Published on Wed Sep 22 2021

Using all gene families vastly expands data available for phylogenomic inference in primates

Smith, M. L., Vanderpool, D., Hahn, M. W.

Traditionally, single-copy orthologs have been the gold standard in phylogenomics. We explore the effects of using all families for phylogenetic inference using genomes from 26 primate species. Using data from larger gene families drastically increases the number of genes available.

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Abstract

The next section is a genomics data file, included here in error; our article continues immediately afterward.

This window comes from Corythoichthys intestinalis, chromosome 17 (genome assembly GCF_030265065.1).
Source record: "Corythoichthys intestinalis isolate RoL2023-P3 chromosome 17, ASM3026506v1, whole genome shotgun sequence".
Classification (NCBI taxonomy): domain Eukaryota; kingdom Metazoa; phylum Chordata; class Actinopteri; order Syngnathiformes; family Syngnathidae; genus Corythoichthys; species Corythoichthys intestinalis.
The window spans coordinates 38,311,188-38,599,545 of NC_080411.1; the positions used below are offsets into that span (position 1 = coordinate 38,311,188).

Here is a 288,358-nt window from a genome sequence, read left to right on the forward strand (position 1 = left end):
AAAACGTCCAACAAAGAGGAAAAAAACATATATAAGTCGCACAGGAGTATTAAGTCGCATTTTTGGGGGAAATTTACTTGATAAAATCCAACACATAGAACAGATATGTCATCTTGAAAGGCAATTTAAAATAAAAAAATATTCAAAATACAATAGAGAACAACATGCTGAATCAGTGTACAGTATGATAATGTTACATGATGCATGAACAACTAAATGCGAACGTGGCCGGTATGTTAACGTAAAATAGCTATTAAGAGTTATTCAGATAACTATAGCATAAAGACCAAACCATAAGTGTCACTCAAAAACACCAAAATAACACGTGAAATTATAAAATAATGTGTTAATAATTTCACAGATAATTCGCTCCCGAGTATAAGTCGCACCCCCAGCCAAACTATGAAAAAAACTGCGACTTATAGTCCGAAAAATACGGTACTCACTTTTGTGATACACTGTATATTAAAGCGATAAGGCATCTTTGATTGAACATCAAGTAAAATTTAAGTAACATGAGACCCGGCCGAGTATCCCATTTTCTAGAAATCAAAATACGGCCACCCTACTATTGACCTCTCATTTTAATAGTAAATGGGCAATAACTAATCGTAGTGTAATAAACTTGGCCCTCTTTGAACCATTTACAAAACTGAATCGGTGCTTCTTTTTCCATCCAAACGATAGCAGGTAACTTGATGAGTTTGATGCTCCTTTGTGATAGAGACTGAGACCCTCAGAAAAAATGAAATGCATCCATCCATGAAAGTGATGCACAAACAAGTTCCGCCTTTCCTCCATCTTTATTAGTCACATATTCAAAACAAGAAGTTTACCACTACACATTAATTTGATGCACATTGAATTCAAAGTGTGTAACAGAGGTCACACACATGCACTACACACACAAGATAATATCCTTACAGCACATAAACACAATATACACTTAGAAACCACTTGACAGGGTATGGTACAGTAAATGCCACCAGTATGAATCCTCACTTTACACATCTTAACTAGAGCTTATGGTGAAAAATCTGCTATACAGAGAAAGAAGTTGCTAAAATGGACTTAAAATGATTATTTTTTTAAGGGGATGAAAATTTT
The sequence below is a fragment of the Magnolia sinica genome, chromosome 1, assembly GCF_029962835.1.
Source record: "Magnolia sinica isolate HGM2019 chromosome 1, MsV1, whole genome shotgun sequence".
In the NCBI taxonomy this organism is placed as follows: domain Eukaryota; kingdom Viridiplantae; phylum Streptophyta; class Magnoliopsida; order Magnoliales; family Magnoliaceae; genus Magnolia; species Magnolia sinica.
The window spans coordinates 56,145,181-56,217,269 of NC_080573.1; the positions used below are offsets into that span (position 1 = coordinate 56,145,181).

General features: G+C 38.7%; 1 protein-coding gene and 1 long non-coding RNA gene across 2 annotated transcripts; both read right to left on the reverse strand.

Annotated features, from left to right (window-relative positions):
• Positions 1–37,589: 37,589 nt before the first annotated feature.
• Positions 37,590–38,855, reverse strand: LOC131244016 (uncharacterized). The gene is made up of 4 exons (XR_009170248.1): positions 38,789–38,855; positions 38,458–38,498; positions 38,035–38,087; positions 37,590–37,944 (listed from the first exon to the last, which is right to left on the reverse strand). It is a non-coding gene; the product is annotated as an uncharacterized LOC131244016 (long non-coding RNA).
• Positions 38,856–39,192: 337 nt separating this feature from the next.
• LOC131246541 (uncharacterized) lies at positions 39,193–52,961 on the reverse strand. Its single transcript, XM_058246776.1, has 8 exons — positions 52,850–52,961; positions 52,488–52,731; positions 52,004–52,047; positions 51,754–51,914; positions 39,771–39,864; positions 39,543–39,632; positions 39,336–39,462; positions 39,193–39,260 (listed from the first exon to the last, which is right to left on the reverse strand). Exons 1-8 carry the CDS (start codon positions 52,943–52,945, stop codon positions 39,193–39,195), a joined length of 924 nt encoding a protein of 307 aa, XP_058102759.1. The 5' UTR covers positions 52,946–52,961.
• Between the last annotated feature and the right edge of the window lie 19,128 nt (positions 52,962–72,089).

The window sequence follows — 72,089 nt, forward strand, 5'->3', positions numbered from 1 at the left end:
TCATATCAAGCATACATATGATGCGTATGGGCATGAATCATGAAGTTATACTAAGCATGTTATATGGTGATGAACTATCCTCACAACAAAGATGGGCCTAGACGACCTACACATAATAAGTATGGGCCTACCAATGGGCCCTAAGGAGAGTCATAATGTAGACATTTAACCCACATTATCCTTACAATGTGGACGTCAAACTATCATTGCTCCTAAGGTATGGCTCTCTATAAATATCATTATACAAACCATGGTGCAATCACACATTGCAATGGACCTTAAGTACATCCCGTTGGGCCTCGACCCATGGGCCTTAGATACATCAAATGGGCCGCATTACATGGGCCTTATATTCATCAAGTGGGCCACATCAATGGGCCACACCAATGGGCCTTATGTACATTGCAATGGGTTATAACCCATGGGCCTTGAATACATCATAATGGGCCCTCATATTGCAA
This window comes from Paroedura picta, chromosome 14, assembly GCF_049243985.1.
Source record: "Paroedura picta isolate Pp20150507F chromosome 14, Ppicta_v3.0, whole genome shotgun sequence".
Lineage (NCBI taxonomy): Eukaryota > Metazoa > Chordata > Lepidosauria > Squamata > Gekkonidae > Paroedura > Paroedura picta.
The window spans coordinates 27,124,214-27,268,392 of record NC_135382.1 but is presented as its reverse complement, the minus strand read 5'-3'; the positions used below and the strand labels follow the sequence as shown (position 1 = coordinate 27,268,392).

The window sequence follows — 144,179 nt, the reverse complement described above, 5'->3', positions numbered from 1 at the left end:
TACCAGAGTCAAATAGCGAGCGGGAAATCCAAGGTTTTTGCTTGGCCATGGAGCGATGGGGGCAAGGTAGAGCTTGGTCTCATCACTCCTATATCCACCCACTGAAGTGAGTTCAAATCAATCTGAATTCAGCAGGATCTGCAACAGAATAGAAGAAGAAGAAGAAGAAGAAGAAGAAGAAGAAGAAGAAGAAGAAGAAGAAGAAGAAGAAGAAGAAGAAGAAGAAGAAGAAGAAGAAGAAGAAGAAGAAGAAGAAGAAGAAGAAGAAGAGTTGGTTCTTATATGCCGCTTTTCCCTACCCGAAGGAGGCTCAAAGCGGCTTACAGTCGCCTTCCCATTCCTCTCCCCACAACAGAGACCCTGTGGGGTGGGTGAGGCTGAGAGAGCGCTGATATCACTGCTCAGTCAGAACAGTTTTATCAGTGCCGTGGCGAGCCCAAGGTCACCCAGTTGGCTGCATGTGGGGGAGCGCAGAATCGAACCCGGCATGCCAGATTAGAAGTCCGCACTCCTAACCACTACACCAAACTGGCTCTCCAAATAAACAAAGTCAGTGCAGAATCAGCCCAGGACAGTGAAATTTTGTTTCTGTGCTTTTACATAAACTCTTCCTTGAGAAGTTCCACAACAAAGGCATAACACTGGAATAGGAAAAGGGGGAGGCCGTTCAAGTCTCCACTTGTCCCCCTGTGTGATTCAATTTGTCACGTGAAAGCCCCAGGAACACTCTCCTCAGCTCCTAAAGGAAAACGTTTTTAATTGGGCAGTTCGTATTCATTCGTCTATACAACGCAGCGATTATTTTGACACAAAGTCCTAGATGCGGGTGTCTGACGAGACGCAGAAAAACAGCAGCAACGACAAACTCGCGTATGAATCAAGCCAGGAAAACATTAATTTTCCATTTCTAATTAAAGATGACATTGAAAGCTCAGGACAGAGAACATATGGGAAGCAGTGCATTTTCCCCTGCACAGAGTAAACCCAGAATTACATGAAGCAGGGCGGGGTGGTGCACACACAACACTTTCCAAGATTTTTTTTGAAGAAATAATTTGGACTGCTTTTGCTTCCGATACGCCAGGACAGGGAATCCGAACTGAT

Traditionally, single-copy orthologs have been the gold standard in phylogenomics. Most phylogenomic studies identify putative single-copy orthologs by using clustering approaches and retaining families with a single sequence from each species. However, this approach can severely limit the amount of data available by excluding larger families. Recent methodological advances have suggested several ways to include data from larger families. For instance, tree-based decomposition methods facilitate the extraction of orthologs from large families. Additionally, several popular methods for species tree inference appear to be robust to the inclusion of paralogs, and hence could use all of the data from larger families. Here, we explore the effects of using all families for phylogenetic inference using genomes from 26 primate species. We compare single-copy families, orthologs extracted using tree-based decomposition approaches, and all families with all data (i.e., including orthologs and paralogs). We explore several species tree inference methods, finding that across all nodes of the tree except one, identical trees are returned across nearly all datasets and methods. As in previous studies, the relationships among Platyrrhini remain contentious; however, the tree inference methods matter more than the dataset used. We also assess the effects of each dataset on branch length estimates, measures of phylogenetic uncertainty and concordance, and in detecting introgression. Our results demonstrate that using data from larger gene families drastically increases the number of genes available for phylogenetic inference and leads to consistent estimates of branch lengths, nodal certainty and concordance, and inferences of introgression.